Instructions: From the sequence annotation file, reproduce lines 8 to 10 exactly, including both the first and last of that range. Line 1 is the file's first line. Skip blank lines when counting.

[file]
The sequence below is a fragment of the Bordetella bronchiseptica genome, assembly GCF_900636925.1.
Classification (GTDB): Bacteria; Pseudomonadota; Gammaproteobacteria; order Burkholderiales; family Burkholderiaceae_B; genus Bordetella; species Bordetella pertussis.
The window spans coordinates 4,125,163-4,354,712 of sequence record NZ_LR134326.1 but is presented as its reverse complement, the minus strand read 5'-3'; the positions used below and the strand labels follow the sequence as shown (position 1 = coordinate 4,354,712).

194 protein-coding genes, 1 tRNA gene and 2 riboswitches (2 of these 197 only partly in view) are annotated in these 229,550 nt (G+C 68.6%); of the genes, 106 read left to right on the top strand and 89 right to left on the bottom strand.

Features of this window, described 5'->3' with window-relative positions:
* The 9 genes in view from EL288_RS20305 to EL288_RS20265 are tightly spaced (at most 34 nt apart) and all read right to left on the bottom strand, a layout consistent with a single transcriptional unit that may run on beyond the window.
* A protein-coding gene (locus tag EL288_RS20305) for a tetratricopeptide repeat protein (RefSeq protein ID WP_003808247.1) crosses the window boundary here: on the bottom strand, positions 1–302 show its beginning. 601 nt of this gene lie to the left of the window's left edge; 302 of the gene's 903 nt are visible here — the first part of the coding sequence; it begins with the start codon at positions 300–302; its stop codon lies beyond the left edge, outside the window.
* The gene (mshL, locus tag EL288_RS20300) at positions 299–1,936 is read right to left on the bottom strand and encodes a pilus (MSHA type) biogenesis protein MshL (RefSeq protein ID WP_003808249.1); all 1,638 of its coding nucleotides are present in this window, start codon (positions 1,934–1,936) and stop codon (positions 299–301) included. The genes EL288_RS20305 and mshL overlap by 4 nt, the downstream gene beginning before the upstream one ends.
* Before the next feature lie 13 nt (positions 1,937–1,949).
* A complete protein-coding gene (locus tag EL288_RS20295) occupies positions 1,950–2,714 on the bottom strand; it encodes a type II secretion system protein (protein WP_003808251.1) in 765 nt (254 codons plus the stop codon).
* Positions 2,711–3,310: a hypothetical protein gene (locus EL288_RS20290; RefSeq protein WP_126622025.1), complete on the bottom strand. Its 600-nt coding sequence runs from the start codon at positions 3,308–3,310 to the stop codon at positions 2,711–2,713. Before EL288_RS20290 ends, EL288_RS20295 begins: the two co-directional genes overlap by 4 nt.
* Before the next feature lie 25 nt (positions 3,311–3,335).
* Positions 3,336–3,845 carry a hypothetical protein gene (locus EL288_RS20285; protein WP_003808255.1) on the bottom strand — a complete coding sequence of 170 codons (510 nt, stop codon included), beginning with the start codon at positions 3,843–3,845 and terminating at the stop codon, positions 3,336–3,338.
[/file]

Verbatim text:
* The gene (mshL, locus tag EL288_RS20300) at positions 299–1,936 is read right to left on the bottom strand and encodes a pilus (MSHA type) biogenesis protein MshL (RefSeq protein ID WP_003808249.1); all 1,638 of its coding nucleotides are present in this window, start codon (positions 1,934–1,936) and stop codon (positions 299–301) included. The genes EL288_RS20305 and mshL overlap by 4 nt, the downstream gene beginning before the upstream one ends.
* Before the next feature lie 13 nt (positions 1,937–1,949).
* A complete protein-coding gene (locus tag EL288_RS20295) occupies positions 1,950–2,714 on the bottom strand; it encodes a type II secretion system protein (protein WP_003808251.1) in 765 nt (254 codons plus the stop codon).